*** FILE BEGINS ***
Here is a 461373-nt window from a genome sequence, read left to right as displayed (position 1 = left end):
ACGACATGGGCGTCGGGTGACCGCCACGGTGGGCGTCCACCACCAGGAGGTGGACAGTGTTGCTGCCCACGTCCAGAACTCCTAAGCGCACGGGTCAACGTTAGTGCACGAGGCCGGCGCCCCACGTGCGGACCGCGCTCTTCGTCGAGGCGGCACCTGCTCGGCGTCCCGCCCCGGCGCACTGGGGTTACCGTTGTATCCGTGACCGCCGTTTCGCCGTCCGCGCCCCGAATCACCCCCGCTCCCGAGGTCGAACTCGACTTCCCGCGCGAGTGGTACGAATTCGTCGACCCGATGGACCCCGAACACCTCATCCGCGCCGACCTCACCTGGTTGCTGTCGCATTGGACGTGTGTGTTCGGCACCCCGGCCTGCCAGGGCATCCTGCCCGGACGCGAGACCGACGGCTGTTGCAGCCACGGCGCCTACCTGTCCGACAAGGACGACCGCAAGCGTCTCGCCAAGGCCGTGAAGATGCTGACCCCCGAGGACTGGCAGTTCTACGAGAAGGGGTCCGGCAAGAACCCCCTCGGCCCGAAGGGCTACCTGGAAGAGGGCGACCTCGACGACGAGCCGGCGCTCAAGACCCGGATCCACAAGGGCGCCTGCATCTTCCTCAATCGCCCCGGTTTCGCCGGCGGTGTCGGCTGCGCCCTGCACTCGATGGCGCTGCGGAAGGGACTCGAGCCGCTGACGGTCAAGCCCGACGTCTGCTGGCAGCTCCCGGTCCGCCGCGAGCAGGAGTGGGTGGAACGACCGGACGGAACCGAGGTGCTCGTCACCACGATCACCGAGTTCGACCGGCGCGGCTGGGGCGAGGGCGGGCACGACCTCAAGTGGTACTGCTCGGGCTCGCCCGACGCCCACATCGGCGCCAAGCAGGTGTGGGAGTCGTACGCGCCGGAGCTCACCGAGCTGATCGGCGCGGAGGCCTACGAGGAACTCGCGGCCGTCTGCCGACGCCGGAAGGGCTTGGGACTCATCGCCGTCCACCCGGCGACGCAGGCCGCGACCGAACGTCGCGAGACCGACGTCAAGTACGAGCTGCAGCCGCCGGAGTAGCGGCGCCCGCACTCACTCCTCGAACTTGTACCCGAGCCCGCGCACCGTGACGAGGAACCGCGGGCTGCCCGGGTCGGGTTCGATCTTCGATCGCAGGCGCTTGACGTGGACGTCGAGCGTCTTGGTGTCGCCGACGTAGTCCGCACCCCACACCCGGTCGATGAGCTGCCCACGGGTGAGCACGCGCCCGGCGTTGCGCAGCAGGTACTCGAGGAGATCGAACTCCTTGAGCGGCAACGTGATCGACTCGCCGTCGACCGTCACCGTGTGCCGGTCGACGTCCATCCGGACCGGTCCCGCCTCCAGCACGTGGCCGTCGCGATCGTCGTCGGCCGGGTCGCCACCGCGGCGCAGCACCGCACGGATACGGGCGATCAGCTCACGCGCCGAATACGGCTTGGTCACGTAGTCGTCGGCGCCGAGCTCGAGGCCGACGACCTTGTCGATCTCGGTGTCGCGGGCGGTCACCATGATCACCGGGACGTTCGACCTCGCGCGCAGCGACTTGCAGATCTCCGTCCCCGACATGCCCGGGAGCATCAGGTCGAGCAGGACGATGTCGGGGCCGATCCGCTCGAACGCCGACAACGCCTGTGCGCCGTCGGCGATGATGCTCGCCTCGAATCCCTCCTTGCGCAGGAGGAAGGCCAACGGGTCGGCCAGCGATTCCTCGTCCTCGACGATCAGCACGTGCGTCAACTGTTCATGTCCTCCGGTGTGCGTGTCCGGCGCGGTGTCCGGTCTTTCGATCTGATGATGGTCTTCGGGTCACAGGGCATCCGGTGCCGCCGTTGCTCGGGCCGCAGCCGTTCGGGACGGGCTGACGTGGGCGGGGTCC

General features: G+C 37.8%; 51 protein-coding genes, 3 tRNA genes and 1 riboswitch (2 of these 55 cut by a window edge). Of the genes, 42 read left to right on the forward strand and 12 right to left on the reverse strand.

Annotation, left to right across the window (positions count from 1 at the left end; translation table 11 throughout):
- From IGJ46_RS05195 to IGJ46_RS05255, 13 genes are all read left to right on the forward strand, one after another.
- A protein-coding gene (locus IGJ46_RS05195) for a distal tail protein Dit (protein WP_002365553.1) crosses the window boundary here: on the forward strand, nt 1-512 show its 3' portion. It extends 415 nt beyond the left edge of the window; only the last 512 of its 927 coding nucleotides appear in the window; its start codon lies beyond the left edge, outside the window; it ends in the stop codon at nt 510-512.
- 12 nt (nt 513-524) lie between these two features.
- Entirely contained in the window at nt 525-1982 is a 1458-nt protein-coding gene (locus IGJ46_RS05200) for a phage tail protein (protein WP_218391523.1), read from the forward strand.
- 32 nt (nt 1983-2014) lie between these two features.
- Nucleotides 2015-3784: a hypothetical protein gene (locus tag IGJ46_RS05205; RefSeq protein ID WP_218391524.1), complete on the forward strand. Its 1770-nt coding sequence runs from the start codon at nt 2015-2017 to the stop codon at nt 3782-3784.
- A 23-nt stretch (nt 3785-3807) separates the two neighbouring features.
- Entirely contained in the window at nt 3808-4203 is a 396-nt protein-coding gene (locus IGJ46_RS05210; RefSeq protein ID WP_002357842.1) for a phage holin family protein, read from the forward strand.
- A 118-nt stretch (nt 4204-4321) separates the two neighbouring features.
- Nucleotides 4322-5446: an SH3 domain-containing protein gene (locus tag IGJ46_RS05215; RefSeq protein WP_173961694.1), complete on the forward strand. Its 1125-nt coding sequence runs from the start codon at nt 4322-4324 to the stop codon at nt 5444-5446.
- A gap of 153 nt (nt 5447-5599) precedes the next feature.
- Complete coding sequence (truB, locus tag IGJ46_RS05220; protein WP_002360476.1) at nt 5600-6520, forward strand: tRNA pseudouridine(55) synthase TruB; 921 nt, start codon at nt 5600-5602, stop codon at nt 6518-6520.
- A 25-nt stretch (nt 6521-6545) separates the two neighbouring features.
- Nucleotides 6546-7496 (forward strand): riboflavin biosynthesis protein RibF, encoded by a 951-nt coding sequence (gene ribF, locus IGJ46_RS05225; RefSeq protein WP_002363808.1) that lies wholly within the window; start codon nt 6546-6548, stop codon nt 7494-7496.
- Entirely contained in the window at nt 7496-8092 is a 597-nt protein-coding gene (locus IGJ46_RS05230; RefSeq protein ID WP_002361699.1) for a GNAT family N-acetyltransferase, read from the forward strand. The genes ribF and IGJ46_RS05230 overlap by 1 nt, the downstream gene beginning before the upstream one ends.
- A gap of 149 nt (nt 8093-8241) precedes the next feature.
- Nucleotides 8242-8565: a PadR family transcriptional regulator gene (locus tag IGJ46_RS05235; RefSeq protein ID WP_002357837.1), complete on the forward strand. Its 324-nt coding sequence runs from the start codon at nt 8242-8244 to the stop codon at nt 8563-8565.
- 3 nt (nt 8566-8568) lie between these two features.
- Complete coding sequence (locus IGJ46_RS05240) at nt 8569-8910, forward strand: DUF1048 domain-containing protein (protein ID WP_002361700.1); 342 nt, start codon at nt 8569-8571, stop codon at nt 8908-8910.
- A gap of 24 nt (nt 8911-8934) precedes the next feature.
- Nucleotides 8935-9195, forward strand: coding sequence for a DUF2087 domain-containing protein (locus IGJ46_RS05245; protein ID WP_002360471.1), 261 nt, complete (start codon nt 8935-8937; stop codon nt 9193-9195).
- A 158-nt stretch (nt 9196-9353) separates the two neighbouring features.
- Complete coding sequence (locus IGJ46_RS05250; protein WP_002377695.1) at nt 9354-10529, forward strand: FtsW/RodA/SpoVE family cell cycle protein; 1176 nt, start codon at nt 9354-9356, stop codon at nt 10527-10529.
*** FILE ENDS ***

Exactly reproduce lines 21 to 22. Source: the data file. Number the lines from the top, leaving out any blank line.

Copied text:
- Nucleotides 8242-8565: a PadR family transcriptional regulator gene (locus tag IGJ46_RS05235; RefSeq protein ID WP_002357837.1), complete on the forward strand. Its 324-nt coding sequence runs from the start codon at nt 8242-8244 to the stop codon at nt 8563-8565.
- 3 nt (nt 8566-8568) lie between these two features.